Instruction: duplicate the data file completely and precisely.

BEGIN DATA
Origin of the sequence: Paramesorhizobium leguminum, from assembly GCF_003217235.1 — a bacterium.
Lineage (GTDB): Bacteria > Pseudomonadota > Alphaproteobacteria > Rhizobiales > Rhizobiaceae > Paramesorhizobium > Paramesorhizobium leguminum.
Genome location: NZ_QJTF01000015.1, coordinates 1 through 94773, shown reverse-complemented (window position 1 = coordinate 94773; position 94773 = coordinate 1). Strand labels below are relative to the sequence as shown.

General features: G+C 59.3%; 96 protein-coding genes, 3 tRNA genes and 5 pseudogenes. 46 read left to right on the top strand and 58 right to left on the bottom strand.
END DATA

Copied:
Origin of the sequence: Paramesorhizobium leguminum, from assembly GCF_003217235.1 — a bacterium.
Lineage (GTDB): Bacteria > Pseudomonadota > Alphaproteobacteria > Rhizobiales > Rhizobiaceae > Paramesorhizobium > Paramesorhizobium leguminum.
Genome location: NZ_QJTF01000015.1, coordinates 1 through 94773, shown reverse-complemented (window position 1 = coordinate 94773; position 94773 = coordinate 1). Strand labels below are relative to the sequence as shown.

General features: G+C 59.3%; 96 protein-coding genes, 3 tRNA genes and 5 pseudogenes. 46 read left to right on the top strand and 58 right to left on the bottom strand.